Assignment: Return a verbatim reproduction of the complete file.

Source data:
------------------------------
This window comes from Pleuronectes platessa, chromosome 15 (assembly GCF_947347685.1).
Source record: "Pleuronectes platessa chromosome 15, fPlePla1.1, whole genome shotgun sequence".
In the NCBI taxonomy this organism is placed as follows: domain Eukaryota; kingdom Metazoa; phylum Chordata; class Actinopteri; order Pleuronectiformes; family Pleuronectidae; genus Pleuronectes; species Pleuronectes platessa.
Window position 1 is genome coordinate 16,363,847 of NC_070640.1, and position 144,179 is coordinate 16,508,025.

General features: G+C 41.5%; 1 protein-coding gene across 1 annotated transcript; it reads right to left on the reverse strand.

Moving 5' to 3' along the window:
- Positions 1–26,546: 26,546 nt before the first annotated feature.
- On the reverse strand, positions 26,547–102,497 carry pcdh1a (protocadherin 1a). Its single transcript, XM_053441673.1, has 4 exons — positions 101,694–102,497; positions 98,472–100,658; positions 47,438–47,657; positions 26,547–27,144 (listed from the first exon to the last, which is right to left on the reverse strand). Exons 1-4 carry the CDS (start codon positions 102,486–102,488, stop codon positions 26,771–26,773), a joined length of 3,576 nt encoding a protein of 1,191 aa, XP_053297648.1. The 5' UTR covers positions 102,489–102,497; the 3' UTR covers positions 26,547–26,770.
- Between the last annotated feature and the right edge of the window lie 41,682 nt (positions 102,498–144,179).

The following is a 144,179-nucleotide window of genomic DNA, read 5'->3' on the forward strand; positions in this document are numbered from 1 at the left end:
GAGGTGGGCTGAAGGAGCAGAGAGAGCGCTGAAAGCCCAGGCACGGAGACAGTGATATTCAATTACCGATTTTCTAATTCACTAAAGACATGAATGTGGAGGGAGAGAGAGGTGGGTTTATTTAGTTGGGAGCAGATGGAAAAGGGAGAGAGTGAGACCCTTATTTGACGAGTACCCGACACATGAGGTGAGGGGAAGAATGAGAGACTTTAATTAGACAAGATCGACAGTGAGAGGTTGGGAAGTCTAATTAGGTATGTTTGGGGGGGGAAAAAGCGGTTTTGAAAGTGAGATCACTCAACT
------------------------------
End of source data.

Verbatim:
This window comes from Pleuronectes platessa, chromosome 15 (assembly GCF_947347685.1).
Source record: "Pleuronectes platessa chromosome 15, fPlePla1.1, whole genome shotgun sequence".
In the NCBI taxonomy this organism is placed as follows: domain Eukaryota; kingdom Metazoa; phylum Chordata; class Actinopteri; order Pleuronectiformes; family Pleuronectidae; genus Pleuronectes; species Pleuronectes platessa.
Window position 1 is genome coordinate 16,363,847 of NC_070640.1, and position 144,179 is coordinate 16,508,025.

General features: G+C 41.5%; 1 protein-coding gene across 1 annotated transcript; it reads right to left on the reverse strand.

Moving 5' to 3' along the window:
- Positions 1–26,546: 26,546 nt before the first annotated feature.
- On the reverse strand, positions 26,547–102,497 carry pcdh1a (protocadherin 1a). Its single transcript, XM_053441673.1, has 4 exons — positions 101,694–102,497; positions 98,472–100,658; positions 47,438–47,657; positions 26,547–27,144 (listed from the first exon to the last, which is right to left on the reverse strand). Exons 1-4 carry the CDS (start codon positions 102,486–102,488, stop codon positions 26,771–26,773), a joined length of 3,576 nt encoding a protein of 1,191 aa, XP_053297648.1. The 5' UTR covers positions 102,489–102,497; the 3' UTR covers positions 26,547–26,770.
- Between the last annotated feature and the right edge of the window lie 41,682 nt (positions 102,498–144,179).

The following is a 144,179-nucleotide window of genomic DNA, read 5'->3' on the forward strand; positions in this document are numbered from 1 at the left end:
GAGGTGGGCTGAAGGAGCAGAGAGAGCGCTGAAAGCCCAGGCACGGAGACAGTGATATTCAATTACCGATTTTCTAATTCACTAAAGACATGAATGTGGAGGGAGAGAGAGGTGGGTTTATTTAGTTGGGAGCAGATGGAAAAGGGAGAGAGTGAGACCCTTATTTGACGAGTACCCGACACATGAGGTGAGGGGAAGAATGAGAGACTTTAATTAGACAAGATCGACAGTGAGAGGTTGGGAAGTCTAATTAGGTATGTTTGGGGGGGGAAAAAGCGGTTTTGAAAGTGAGATCACTCAACT